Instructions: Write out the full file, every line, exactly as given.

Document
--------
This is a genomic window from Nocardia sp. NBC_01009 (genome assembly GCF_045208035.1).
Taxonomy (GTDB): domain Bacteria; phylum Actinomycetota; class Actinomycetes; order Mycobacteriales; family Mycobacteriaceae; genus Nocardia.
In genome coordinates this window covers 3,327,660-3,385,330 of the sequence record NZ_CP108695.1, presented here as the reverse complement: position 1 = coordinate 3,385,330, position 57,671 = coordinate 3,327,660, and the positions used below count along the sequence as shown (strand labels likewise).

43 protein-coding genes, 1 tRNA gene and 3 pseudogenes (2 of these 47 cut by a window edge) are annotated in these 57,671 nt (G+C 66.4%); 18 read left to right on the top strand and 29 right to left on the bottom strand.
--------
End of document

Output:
This is a genomic window from Nocardia sp. NBC_01009 (genome assembly GCF_045208035.1).
Taxonomy (GTDB): domain Bacteria; phylum Actinomycetota; class Actinomycetes; order Mycobacteriales; family Mycobacteriaceae; genus Nocardia.
In genome coordinates this window covers 3,327,660-3,385,330 of the sequence record NZ_CP108695.1, presented here as the reverse complement: position 1 = coordinate 3,385,330, position 57,671 = coordinate 3,327,660, and the positions used below count along the sequence as shown (strand labels likewise).

43 protein-coding genes, 1 tRNA gene and 3 pseudogenes (2 of these 47 cut by a window edge) are annotated in these 57,671 nt (G+C 66.4%); 18 read left to right on the top strand and 29 right to left on the bottom strand.